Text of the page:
Whatever happens in 'Brexitland' - any veg you grow now is like money in the bank!
Some fast growing crops like summer spinach, Oriental vegetables, quick salad mixes, kohl rabi and rocket etc. will all crop by November if sown now - and may possibly go on cropping through the winter if it's mild. If you tend to get very hard frosts where you live you can cover them on cold nights with fleece but do uncover during the day to allow any dampness to dry off and hang the damp fleeces up to dry - then you won't get any disease which is encouraged by humid conditions,. Lettuce, land cress, lambs lettuce, loose leaf cabbage greens etc. are a little slower growing but must be sown NOW so that they can establish really good root systems and make enough growth to just keep 'ticking over' through the winter - these will be your mainstays - allowing you to pick leaves every few days, or every day if you have plenty of plants, and they'll give you a slow but continuous crop throughout the winter. This is why sowing into modules and containers is such a good idea. If you wait until after current crops are finished and cleared to think about sowing things, it will be far too late. Having good plants in modules or pots ready and waiting, to go straight in as soon as summer crops are cleared, makes the most efficient use of very valuable tunnel space.
It will still be much too hot on any sunny days to sow or even plant many of the winter salads in the tunnel even if there is room - a couple of hours of very high temperatures can literally 'cook' them - so sowing outside in pots or modules is the best option. I usually do two sowings of my favourite crops as insurance. The only things I always sow in mid-late July without fail are Swiss chards and chicories as they are slower - everything else I sow from mid-August to mid-Sept., so that they are small enough not to bolt or run up to seed in a warm autumn but will still make a big enough plant to crop well through the winter - even a cold one! It's a fine balance, and will vary slightly from year to year depending on the autumn weather and also your local climate. In the milder south you may be able to sow some things a couple of weeks later, in the north you may be better sowing a week or two earlier, but it's light that mostly governs healthy growth - so I find that's about right.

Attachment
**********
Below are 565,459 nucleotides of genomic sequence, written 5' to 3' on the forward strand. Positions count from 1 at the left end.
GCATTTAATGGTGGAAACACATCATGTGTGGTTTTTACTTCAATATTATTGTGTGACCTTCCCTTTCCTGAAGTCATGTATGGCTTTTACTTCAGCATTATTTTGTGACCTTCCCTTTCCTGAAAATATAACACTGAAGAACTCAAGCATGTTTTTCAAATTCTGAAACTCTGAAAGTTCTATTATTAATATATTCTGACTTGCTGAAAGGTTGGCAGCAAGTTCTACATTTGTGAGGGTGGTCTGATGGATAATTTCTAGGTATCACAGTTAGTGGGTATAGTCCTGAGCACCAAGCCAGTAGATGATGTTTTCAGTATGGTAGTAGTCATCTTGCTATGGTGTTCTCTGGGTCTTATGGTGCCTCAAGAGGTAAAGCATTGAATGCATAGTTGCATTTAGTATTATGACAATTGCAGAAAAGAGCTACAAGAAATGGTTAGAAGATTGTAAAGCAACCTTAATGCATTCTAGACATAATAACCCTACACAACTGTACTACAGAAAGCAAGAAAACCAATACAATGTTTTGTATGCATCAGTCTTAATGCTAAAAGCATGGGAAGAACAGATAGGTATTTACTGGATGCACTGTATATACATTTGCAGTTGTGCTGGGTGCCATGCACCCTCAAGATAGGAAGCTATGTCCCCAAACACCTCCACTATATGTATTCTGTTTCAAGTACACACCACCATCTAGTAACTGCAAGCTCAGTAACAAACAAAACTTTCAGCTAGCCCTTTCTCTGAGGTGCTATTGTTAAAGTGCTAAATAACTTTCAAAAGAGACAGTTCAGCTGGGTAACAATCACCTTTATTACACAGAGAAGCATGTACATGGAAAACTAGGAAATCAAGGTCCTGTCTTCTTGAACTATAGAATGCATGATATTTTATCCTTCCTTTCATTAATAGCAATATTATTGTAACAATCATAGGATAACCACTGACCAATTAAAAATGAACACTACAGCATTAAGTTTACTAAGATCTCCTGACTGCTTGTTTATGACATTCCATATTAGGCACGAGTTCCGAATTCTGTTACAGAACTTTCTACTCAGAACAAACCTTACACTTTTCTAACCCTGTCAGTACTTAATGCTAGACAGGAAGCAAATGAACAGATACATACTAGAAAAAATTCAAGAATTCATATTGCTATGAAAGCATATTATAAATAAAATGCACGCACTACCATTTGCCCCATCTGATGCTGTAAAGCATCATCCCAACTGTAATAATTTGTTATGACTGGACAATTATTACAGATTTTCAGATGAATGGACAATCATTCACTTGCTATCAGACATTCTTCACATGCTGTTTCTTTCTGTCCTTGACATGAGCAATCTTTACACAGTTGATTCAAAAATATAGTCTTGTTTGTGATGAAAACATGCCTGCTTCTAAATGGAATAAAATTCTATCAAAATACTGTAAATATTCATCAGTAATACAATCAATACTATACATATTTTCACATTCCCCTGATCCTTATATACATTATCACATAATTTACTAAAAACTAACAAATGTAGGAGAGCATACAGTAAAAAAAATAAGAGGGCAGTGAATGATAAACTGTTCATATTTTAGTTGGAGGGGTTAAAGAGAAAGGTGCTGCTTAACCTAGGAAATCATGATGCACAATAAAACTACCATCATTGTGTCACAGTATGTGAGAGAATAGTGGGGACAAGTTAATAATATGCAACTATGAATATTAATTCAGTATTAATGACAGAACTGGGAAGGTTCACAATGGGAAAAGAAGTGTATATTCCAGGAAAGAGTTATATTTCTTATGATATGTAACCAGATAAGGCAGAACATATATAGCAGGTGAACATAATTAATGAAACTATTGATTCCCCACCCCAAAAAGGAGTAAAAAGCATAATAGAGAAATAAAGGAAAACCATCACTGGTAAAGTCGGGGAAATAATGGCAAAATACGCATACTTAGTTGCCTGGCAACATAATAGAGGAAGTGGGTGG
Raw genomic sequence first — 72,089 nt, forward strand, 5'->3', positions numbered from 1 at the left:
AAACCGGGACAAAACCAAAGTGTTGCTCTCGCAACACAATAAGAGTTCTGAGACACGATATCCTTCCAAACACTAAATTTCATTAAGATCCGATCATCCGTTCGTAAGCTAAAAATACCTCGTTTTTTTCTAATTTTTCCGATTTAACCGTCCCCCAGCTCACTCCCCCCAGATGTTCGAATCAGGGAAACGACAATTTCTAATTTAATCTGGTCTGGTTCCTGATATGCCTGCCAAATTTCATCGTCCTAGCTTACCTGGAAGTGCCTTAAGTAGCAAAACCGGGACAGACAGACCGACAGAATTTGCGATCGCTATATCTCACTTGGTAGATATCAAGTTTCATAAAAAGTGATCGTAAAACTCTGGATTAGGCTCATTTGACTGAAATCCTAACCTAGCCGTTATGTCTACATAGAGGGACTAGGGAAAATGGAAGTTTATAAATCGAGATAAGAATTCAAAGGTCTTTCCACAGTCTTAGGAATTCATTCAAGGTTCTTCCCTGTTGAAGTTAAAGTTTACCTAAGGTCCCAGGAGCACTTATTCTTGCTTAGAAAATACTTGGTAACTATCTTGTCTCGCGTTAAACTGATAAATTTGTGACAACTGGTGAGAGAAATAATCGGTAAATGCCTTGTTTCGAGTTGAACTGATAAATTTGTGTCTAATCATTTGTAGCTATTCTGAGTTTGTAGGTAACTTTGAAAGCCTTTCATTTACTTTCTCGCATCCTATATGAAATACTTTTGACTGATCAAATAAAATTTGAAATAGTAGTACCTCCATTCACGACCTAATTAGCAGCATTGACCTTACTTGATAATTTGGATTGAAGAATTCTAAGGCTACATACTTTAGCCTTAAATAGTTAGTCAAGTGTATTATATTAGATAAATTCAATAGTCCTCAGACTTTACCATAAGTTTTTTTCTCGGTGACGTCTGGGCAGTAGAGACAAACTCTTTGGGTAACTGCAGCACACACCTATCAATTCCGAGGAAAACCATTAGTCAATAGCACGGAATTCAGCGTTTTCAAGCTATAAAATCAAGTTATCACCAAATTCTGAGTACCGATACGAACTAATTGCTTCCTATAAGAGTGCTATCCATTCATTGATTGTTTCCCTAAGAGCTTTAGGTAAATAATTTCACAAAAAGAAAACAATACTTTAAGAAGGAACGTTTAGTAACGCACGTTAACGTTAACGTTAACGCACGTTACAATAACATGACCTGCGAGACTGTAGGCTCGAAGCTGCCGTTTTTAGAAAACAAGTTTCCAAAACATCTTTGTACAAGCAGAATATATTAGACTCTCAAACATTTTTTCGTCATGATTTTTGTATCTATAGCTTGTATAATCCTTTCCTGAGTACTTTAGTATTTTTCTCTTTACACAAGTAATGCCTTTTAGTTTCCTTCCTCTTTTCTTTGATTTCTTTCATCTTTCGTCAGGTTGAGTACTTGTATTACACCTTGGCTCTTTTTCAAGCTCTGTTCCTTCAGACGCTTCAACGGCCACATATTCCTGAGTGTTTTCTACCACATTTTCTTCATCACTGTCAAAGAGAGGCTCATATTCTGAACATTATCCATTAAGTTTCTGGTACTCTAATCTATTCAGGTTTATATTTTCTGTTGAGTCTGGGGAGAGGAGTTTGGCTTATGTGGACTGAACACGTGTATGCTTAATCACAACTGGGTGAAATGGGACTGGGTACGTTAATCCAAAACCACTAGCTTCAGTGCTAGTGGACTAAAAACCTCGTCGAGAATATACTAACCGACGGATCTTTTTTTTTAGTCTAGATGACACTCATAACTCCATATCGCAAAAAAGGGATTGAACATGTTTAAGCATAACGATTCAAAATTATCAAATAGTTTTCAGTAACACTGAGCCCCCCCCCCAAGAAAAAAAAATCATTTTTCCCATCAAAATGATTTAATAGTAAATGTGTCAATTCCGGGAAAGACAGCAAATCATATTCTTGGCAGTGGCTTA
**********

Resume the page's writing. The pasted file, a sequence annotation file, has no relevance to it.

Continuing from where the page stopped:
And most importantly - NEVER economise on good seed compost - doing so is a false economy as it can not only waste valuable seed but even more importantly at this time of year - may lose you valuable time!! If you lose seedlings now - for many it's too late to sow again! And talking of which.....
Why it's well worth using a good quality peat-free compost!
View of both sides of the World Record-Breaking Exhibition of Tomatoes for this year's Totally Terrific Tomato Festival held in The National Botanic Gardens at Glasnevin in Dublin
Ananas Noir not easy but delicious!
Green Cherokee another favourite beefsteak with great taste.
|Nyagous - unusual rich smoky flavour.||Pantano Romanesco my 'desert island' beefsteak if forced to choose only one!|
The value of growing brassicas undercover
More on sweet potatoes
Save money by saving seed
Now is the time of year for saving tomato seed. You can save a lot of money doing this - and you don't need to go to a lot of fuss and bother soaking, washing or doing anything else. Just do what Nature does - let it rot! Nature doesn't rinse seed in chlorinated water. The natural ripening process and then fermentation as the fruit starts to rot is what the seed needs to overcome any innate germination inhibitors. Pick the ripest possible fruit - put it on your kitchen windowsill in the sun in a yogurt pot or something - and just leave it to fester! Put it somewhere where mice won't get into it and the inevitable fruit flies won't bother you - and do remember to label it! Sorry if you're of a delicate disposition - but it does pong a bit! if you're one of those people who has to have ghastly, asthma-inducing air fresheners everywhere to mask perfectly natural smells, then you probably won't be reading this anyway! When it's really smelly and rotten - then you can just squish the seed out into a small sieve, rinse under a running tap for a moment stirring the messy flesh around a bit to get rid of any fleshy bits, pick out any remaining skin and then tip onto a couple of layers of kitchen paper towels. Then put the paper towels onto a cake drying rack or something similar somewhere for a few days to dry. If you're doing several varieties at once - then write the name of the variety onto the paper towel with indelible marker immediately! When everything's completely dry - then just fold up the paper and put into a marked envelope. Simple! It works a treat, and the seed lasts for years stuck to it's piece of kitchen towel from where you can peel off the seed individually. If you don't even want to rinse the smelly flesh off - you can in fact just squish the seeds straight onto the paper without rinsing at all and this is just as successful!